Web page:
A day in Washington, DC, is always an adventure. On a recent trip to Baltimore, Maryland for a long weekend with friends, we decided to head down to DC for a day of sightseeing. The usual DC hustle was oddly quiet on this Friday, but there were still tourists aplenty.
Penn Station to Union Station
This is the iconic train station in Baltimore. It’s not a large station but does see a large contingent of daily commuters heading to work in the Nation’s Capitol. The hour-long ride, which ends at Union Station in DC, is an economical way to reach the city whether for work or a day of sightseeing. The one-way cost is $8.00 and there are many trains each day. If you want to ride the Metro to tour DC, it is easily accessible at Union Station. Do try and avoid rush hours because the train can be crowded and seating can be difficult to find.
DC can be an expensive place to stay, especially during peak travel season Baltimore may offer some more reasonably priced accommodations. With the easy commute to DC, the train may be a way to save on both parking fees and traffic.
The DC Circulator
The DC Circulator is the best keep secret in Washington. The bus is free and serves three different routes around the city. The Red Line will take you throughout the National Mall and to Union Station. The bus is a welcome respite from the Washington heat and for tired feet. The drivers are helpful and will let you know where the best stop is for which site you are trying to reach. We jumped on the bus just outside Union Station. You can skip the Metro and ride the Circulator and see more of the beauty of our Nation’s Capitol.
Memorials on National Mall
Everyone knows about the numerous memorials located on the National Mall. With only a good part of the day to spend, we decided to see five of the Memorials on the Mall.
We began with the Franklin D. Roosevelt Memorial. Our only President to serve four terms is honored in multiple tableaus that cover each of his four-year terms, 1936-1945. Roosevelt died in April 1945 before the end of World War II. Want to learn more about FDR? Read my post on his Presidential Libary.
A short walk from FDR is the Martin Luther King’s Memorial. The enormous granite freeze of King looking over the Potomac Basin is a testament to the man who helped push civil rights to the forefront of the nation’s conscience. Texts from many of his enduring speeches surround the memorial.
Hopping back aboard the Circulator and took the short ride to the Lincoln Memorial. The ironic memorial was teeming with visitors on this hot August morning. The reflecting pool gleamed in the full sun as people enjoyed a pleasant Friday morning.
The Korean War Memorial sits just beside the reflecting pool in front of the Lincoln Memorial, and you can walk amongst the Soldiers on patrol through a Korean field.
The black granite of the Vietnam Wall where names of the fallen are etched is located just across the reflecting pool from the Korean War memorial. One of the most visited sites in the capital it is a sobering reminder of the loss of a generation to war.
There are numerous memorials to see along the National Mall, and each is worth a visit.
After a morning of walking, we boarded the Circulator and headed to the National Gallery of Art for lunch. We walked past the food trucks on 7th St. NW but decided it would be nice to cool off for lunch. The Cascade Café, located on the bottom floor of the National Gallery of Art, is where you can find an affordable indoor lunch. The cafeteria offers a wide selection of reasonably priced foods. You can also do some shopping at the adjacent gift shop.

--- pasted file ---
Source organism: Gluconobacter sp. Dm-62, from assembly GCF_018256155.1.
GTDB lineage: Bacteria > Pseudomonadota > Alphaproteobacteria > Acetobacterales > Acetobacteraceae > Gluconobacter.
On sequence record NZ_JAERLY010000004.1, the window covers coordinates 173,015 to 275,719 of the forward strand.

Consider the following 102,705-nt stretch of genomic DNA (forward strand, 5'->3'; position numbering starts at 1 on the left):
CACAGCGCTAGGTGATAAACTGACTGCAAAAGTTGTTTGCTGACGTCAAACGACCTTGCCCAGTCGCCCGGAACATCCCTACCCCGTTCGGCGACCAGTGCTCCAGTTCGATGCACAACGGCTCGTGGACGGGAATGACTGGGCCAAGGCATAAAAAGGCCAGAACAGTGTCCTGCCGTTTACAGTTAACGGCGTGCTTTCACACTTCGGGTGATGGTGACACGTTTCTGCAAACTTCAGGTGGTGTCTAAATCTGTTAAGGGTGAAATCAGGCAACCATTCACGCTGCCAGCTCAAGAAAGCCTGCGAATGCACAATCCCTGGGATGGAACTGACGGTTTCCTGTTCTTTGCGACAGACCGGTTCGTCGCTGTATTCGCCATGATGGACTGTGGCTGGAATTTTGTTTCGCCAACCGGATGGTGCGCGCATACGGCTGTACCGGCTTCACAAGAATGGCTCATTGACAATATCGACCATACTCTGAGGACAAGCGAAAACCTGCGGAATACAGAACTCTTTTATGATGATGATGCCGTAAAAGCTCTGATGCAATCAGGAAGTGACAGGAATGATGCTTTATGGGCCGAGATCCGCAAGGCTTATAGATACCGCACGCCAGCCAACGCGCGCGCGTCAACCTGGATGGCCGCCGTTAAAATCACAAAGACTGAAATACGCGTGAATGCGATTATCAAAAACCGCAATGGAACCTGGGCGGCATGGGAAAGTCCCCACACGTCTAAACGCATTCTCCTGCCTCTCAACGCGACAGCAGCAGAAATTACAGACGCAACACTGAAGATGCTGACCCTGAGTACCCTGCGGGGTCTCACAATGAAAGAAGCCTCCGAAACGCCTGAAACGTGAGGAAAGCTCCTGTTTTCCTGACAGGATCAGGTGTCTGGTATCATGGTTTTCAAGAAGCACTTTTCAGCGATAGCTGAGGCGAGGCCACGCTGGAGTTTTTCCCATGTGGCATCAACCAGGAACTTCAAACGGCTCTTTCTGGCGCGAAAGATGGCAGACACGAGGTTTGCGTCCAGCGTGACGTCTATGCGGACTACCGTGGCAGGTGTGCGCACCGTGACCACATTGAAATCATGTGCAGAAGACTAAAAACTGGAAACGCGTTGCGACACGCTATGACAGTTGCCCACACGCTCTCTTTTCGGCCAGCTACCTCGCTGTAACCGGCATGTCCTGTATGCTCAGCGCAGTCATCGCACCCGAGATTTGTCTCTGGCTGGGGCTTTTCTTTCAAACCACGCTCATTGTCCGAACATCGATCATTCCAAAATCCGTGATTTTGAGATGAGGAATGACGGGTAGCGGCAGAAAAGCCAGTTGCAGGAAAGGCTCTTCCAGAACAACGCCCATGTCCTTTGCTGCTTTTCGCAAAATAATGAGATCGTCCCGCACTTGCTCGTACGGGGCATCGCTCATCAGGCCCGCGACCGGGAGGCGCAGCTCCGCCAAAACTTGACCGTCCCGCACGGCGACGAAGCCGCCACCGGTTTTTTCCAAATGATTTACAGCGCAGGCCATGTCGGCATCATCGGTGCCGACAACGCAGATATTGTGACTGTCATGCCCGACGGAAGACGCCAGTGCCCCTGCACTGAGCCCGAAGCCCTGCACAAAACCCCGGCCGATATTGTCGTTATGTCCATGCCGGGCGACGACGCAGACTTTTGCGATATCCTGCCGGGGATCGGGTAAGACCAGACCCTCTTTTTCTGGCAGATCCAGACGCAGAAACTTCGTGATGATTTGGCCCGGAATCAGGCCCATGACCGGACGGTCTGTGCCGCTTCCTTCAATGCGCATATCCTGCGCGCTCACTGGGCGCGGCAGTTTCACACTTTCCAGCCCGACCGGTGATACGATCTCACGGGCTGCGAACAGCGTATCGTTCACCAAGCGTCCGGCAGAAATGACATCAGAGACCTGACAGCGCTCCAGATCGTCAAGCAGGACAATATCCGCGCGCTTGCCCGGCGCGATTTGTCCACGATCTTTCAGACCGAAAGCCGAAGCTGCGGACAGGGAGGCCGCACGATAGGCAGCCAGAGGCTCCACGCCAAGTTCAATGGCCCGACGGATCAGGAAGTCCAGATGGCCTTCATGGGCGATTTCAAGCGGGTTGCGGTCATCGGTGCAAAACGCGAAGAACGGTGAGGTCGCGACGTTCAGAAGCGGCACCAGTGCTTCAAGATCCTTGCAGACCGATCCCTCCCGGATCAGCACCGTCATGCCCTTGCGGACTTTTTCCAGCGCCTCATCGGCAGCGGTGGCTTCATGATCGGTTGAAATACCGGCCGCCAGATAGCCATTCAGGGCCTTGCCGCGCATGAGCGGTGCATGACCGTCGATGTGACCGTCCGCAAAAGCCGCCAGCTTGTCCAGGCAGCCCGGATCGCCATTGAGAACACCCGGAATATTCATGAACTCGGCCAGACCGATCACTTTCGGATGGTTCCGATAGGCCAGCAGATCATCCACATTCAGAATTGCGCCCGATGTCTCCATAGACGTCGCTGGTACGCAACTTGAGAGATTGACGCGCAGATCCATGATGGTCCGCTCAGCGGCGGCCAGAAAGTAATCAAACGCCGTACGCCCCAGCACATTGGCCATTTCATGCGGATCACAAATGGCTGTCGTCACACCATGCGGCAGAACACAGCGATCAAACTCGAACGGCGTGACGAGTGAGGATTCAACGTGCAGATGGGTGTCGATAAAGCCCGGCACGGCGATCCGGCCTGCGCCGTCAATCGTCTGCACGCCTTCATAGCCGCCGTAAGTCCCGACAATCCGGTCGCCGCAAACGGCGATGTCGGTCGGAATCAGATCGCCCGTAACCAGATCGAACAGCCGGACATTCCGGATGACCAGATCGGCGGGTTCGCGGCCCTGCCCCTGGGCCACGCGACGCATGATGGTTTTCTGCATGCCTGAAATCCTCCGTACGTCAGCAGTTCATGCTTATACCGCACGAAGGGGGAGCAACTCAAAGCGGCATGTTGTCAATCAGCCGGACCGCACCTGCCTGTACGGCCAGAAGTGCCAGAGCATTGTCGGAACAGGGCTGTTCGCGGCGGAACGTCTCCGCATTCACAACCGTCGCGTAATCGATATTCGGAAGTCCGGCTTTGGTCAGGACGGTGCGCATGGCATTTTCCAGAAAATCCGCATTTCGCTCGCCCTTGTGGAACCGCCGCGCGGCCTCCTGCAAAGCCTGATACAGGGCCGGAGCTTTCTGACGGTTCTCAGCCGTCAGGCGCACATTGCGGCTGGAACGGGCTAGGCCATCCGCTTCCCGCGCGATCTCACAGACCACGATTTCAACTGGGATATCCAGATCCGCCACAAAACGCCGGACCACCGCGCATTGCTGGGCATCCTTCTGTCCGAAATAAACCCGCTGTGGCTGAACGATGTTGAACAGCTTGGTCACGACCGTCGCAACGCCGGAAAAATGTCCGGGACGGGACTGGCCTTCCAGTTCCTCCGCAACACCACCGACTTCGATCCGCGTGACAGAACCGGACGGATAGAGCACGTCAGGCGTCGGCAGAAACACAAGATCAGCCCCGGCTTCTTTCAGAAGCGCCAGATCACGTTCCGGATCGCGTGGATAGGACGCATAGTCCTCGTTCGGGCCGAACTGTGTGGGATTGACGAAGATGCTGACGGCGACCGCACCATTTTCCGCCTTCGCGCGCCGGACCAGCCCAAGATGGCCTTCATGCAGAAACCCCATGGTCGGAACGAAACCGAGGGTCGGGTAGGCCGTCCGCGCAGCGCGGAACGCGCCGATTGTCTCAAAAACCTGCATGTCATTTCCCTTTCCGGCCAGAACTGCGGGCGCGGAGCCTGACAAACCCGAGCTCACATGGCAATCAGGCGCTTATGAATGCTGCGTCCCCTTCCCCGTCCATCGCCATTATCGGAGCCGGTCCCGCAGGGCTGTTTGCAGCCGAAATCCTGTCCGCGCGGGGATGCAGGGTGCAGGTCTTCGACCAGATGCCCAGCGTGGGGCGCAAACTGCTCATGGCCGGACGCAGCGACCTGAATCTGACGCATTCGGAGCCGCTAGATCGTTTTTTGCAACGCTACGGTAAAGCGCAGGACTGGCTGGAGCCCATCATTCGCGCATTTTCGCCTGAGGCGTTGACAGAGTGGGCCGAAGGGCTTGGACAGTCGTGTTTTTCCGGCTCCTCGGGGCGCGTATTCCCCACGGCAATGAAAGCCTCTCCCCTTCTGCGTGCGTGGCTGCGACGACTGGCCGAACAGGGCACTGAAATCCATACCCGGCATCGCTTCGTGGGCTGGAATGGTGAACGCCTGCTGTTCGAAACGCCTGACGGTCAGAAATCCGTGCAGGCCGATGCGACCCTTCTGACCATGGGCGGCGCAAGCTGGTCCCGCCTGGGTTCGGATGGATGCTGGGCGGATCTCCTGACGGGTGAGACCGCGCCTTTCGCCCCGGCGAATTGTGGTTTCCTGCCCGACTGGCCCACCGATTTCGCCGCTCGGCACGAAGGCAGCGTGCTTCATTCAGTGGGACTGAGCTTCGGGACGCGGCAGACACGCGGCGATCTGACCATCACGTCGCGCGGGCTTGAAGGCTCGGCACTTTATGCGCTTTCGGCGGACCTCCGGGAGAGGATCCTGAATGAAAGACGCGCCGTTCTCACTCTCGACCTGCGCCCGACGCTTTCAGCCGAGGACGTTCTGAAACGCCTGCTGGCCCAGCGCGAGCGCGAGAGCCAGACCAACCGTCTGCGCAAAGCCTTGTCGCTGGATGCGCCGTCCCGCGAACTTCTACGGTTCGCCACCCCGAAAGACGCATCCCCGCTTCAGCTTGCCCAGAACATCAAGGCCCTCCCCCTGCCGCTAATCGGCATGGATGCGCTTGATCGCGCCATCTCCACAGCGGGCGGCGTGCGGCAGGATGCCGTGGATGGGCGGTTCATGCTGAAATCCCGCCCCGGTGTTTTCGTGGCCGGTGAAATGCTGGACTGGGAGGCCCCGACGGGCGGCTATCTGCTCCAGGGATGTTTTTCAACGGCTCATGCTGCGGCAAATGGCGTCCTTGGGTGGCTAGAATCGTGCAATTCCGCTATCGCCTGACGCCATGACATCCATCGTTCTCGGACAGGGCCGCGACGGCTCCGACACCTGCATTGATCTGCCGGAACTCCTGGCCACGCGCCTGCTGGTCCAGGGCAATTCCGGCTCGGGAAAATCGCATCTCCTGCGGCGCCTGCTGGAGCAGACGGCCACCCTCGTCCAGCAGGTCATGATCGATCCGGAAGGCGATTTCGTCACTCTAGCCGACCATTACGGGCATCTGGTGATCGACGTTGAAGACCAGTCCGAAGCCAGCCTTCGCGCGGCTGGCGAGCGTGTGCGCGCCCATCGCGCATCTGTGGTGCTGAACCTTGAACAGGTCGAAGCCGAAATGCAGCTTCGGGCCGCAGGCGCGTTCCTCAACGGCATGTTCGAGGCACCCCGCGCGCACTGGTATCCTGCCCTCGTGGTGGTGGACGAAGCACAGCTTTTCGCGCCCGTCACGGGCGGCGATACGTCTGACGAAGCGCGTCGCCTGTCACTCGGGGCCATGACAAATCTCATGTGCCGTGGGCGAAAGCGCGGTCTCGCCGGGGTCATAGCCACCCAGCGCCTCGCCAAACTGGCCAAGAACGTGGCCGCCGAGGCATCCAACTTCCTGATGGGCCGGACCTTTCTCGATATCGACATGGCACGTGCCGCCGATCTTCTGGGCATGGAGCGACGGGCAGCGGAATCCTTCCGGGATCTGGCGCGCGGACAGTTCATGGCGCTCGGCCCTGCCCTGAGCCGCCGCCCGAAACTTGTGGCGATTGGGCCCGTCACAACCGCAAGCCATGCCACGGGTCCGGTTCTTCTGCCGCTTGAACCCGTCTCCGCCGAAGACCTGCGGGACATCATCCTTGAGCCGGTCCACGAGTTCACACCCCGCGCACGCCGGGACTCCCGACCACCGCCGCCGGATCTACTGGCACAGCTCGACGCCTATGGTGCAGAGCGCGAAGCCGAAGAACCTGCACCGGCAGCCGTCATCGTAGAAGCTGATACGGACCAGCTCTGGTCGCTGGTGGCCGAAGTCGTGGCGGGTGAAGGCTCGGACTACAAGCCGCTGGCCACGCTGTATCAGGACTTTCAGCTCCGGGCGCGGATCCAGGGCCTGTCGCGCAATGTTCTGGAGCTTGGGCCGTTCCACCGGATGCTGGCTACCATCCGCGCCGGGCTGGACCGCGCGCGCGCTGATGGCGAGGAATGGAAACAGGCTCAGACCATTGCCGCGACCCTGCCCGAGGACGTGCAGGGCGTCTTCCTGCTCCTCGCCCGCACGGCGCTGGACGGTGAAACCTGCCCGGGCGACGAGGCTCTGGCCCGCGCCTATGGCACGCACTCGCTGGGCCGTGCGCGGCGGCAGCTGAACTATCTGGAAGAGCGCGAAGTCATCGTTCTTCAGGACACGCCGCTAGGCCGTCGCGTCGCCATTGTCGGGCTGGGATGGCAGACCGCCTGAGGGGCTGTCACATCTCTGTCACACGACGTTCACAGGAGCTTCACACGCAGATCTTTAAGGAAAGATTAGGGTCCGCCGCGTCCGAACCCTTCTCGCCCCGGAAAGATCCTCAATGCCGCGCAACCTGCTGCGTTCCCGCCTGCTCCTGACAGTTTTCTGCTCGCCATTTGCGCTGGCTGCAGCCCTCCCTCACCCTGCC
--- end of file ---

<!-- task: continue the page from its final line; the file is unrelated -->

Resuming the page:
Our final stop of the day was the newly reopened Spy Museum. I had visited the museum a few years ago and had been somewhat disappointed by the exhibits. Now, the museum has relocated and has been completely redone.
The state of the art museum now houses the collection of thousands of spycraft items of H. Keith Milton. The museum building is massive at one forty thousand square feet of space covering eight floors. The exhibits are informative, surprising, intriguing, and some controversial. It certainly did not disappoint.
With tickets scanned, we were whisked to the fourth floor and entered the briefing gallery where you begin your ‘mission.’ We were each assigned a cover identity and code word. The real test is to remember your code word. While I think this may be a bit more suited to children, many adults are interested in locating clues found throughout the museum.
A short film gives us a history lesson of the clandestine services as told by individuals who served their country in the arena. In the main exhibit area, you will learn about Stealing Secrets and will see many of the tools of spycraft.
The Briefing Room Theater provides in-depth stories of actual real-life spy stories told by real operatives. You can imagine some of the information can be a bit gruesome.
After learning about the art of code breaking, we continued to the fifth floor to learn about how spying shaped history and how the cyber world is creating new and different challenges in spycraft. Moving on toward the uncertain world, we learned about the cold war, interrogation, and turncoats.
The exhibits throughout the museum explore the spy game in depth. The videos throughout are both educational and surprising. From the early days of spying to present-day spymasters are all documented here.
There are numerous rooms, exhibits, and video presentations to explore. You definitely will want to have ample time to explore this sizable museum.
After a long day of sightseeing, we grabbed a cab back to Union Station to catch the train back to Baltimore. As people left their offices, the train was much more crowded on a Friday afternoon, but we did manage to locate seats. It had a fun day of adventuring in DC, but there is constant about DC, there is always more to discover.